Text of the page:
As we travel across campus to engage faculty and students about the ongoing LMS pilot project, we’ve been routinely asked what is driving the project.
It’s simple, actually: the OU Desire2Learn contract expires next summer. In the ever changing technology industry, a couple years can be an eternity, and so before we embark on another multi-year contract for something so critical to the student learning experience, we want to ensure that we are making the right decision! The point of this pilot is to take an in depth look at where we’ve been, where we are now, and where we’re going.
While opinions are important, so is objectivity. As such, we are doing our best to gather as much data this semester as possible. Through a mixture of faculty and student demos, usage tests, surveys, personal demonstrations, deep technical vetting, and live courses, we hope to collect as many different types of feedback as we can, from as much of the University as possible. The Center for Teaching Excellence and the Center for Educational Development and Research are also working to collect additional data to supplement and compliment what OU IT is doing.
The other common questions we’ve been receiving relate to the timeline: when will a decision be made, and how long will we have to make adjustments?
Our plan is to have a completed analysis to University leadership by June 1 in hopes that a decision can be made by July. This would leave us at least one complete year to make any necessary transitions. As we’ve been telling folks that we talk to, something will change. Having the right tool is only one piece of the puzzle, as we will also be making recommendations for how the university can better support the tool and the students and faculty that depend on it.
We sincerely appreciate all the feedback we have received so far, and want to thank you all for any time you have devoted to this project. Please continue to send your questions and feedback to email@example.com
If the goal is to gather information from as many faculty and students as possible, why were there not more surveys? That’s something I really don’t understand. There are something like 1500 full-time faculty at OU; I don’t see how you can get anything like representative feedback from all those faculty members without a lot of surveys gathering a lot of data – and surveying is now MUCH easier than it was many years ago when the last LMS change took place. It seems to me you need detailed information about HOW we teach in order to identify what technologies would best support us in our teaching. But so far, I only remember one survey – it was all about D2L if I recall correctly, it was not really what I would call in-depth in terms of asking us about our teaching, and those of us who participated never got to see results because the results were not made public, at least not to my knowledge (it was administered through CTE and I’m on their mailing list; survey results were never shared via that mailing list, unless I missed something). This post makes it sound like there is some kind of objective vetting that can be done for this software, but the goodness of the software is dependent on how it is being used by teachers and students. It doesn’t seem to me like very much information has been gathered from teachers or students about how to anticipate that usage in terms of our goals/strategies as teachers and learners. Without that information, how do you know what features need to be technically vetted, prioritized, etc.?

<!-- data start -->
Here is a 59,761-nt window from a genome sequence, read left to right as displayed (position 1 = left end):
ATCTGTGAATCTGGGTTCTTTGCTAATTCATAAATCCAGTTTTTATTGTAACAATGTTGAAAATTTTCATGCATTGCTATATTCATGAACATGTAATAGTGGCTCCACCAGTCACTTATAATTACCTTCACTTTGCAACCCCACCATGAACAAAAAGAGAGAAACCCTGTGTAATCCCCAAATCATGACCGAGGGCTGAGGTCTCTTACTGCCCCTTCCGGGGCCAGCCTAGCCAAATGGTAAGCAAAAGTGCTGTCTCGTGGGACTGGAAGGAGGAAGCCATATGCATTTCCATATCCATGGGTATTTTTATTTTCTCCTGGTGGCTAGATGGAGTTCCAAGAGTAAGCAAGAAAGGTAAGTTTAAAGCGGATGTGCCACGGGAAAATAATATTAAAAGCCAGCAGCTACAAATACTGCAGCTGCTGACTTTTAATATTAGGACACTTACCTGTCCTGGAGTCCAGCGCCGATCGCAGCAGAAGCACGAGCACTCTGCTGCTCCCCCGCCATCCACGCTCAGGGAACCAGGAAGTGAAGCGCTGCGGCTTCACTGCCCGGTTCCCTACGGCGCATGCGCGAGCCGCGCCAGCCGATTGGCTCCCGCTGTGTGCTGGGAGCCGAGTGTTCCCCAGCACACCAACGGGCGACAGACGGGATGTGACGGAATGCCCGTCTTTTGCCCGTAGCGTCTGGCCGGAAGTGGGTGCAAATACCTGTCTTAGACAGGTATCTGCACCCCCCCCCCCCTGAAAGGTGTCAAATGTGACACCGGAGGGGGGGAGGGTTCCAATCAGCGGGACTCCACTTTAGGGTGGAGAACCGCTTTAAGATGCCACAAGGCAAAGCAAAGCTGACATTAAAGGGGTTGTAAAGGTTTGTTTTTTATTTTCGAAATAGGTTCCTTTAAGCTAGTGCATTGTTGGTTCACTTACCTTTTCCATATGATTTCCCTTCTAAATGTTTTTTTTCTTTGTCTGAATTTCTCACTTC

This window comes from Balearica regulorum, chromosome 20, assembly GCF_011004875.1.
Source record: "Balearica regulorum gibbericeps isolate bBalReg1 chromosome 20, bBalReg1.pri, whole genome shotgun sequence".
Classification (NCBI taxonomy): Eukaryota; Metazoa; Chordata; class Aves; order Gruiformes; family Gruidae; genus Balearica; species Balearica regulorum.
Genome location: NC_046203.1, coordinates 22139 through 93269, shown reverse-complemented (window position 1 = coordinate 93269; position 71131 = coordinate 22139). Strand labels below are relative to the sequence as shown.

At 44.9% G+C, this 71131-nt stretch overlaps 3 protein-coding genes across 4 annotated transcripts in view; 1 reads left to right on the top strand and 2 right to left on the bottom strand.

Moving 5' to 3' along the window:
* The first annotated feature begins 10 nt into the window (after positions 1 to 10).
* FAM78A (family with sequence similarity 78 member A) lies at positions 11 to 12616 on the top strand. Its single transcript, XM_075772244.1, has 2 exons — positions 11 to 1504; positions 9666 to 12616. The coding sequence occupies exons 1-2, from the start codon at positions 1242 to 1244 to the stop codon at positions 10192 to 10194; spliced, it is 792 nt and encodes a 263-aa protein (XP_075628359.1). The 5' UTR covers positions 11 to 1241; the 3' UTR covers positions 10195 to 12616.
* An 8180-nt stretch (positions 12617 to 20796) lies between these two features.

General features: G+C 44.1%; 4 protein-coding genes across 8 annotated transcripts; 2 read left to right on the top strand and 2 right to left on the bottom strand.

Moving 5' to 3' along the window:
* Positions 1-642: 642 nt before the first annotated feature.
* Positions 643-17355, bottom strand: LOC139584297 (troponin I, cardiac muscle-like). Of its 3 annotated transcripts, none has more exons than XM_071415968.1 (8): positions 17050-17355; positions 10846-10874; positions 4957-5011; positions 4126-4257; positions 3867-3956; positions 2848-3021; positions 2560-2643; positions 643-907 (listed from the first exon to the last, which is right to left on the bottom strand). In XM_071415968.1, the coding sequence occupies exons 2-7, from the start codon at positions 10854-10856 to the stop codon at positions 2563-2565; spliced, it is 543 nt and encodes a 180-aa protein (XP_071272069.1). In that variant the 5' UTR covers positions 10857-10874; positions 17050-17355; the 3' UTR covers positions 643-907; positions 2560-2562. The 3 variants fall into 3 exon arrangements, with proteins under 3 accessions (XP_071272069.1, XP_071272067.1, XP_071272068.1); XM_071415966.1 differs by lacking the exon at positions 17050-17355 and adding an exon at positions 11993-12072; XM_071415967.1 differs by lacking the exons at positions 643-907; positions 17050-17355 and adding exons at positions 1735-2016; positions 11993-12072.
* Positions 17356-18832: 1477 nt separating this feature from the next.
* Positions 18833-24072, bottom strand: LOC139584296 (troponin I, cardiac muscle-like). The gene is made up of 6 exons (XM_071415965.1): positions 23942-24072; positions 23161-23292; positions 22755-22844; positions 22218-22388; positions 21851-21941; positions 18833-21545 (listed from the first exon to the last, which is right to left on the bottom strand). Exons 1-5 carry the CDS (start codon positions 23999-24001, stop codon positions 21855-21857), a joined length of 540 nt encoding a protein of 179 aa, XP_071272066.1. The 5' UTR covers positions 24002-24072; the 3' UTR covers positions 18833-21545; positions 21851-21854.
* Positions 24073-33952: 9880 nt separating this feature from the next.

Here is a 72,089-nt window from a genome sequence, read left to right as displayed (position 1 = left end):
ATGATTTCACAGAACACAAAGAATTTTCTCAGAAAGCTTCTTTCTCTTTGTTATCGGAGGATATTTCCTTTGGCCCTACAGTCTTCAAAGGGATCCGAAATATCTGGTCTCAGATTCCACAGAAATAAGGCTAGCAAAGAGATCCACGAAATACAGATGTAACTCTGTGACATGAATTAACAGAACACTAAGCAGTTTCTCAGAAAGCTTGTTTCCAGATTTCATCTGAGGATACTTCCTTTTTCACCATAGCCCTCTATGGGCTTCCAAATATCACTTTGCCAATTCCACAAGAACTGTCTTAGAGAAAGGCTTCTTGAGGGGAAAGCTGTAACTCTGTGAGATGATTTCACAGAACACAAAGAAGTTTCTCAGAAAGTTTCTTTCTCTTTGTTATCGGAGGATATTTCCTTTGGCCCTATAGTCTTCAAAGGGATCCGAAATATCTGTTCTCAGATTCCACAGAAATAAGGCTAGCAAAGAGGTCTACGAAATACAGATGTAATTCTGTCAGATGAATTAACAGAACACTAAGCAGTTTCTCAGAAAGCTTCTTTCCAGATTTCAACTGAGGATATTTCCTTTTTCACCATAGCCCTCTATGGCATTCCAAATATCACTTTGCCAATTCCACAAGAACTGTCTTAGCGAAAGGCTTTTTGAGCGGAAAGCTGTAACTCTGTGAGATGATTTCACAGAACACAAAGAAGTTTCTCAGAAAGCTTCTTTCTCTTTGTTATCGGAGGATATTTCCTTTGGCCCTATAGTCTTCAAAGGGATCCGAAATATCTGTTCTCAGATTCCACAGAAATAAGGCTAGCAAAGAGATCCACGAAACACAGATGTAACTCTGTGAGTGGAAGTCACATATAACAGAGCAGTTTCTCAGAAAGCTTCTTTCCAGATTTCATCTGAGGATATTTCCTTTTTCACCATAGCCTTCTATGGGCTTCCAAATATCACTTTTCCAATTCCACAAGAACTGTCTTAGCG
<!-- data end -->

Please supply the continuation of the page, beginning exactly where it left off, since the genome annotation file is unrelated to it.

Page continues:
Meanwhile, as I said on another post here about this process, I am very glad that we have this blog to at least attempt some kind of public conversation. That is something I really appreciate!!!
Great points! Thankfully, we have some help from the Center for Educational Development and Research (CEDaR) on this project, and while their surveys won’t reach ALL faculty, they will reach more than we have. CEDaR is much better with research than we are (it’s what they do!), and so we have extreme confidence in the information they are gathering.
Our most recent outreach through the Pilot Roadshow and demos is aimed at the entire campus. It doesn’t count as a survey, but it is an opportunity for those not directly involved in our pilot to provide feedback.